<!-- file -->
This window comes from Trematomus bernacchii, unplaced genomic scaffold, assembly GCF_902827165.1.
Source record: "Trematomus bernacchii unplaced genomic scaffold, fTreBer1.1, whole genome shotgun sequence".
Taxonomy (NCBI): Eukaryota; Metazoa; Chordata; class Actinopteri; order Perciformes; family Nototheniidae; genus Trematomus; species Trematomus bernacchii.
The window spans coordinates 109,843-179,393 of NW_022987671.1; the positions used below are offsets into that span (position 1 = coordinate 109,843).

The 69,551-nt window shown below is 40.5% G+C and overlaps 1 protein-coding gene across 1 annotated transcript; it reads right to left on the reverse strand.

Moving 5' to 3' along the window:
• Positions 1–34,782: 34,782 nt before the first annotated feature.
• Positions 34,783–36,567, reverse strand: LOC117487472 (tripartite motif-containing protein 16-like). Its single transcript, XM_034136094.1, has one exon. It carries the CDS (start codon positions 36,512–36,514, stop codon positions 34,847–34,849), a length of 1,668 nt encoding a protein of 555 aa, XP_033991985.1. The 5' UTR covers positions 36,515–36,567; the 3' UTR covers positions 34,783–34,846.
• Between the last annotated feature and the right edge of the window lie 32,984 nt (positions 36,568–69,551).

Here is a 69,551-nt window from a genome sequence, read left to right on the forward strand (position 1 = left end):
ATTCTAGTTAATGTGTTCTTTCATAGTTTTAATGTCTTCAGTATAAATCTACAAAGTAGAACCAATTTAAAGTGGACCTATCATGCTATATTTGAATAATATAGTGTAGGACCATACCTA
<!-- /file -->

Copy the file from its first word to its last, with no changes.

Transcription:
This window comes from Trematomus bernacchii, unplaced genomic scaffold, assembly GCF_902827165.1.
Source record: "Trematomus bernacchii unplaced genomic scaffold, fTreBer1.1, whole genome shotgun sequence".
Taxonomy (NCBI): Eukaryota; Metazoa; Chordata; class Actinopteri; order Perciformes; family Nototheniidae; genus Trematomus; species Trematomus bernacchii.
The window spans coordinates 109,843-179,393 of NW_022987671.1; the positions used below are offsets into that span (position 1 = coordinate 109,843).

The 69,551-nt window shown below is 40.5% G+C and overlaps 1 protein-coding gene across 1 annotated transcript; it reads right to left on the reverse strand.

Moving 5' to 3' along the window:
• Positions 1–34,782: 34,782 nt before the first annotated feature.
• Positions 34,783–36,567, reverse strand: LOC117487472 (tripartite motif-containing protein 16-like). Its single transcript, XM_034136094.1, has one exon. It carries the CDS (start codon positions 36,512–36,514, stop codon positions 34,847–34,849), a length of 1,668 nt encoding a protein of 555 aa, XP_033991985.1. The 5' UTR covers positions 36,515–36,567; the 3' UTR covers positions 34,783–34,846.
• Between the last annotated feature and the right edge of the window lie 32,984 nt (positions 36,568–69,551).

Here is a 69,551-nt window from a genome sequence, read left to right on the forward strand (position 1 = left end):
ATTCTAGTTAATGTGTTCTTTCATAGTTTTAATGTCTTCAGTATAAATCTACAAAGTAGAACCAATTTAAAGTGGACCTATCATGCTATATTTGAATAATATAGTGTAGGACCATACCTA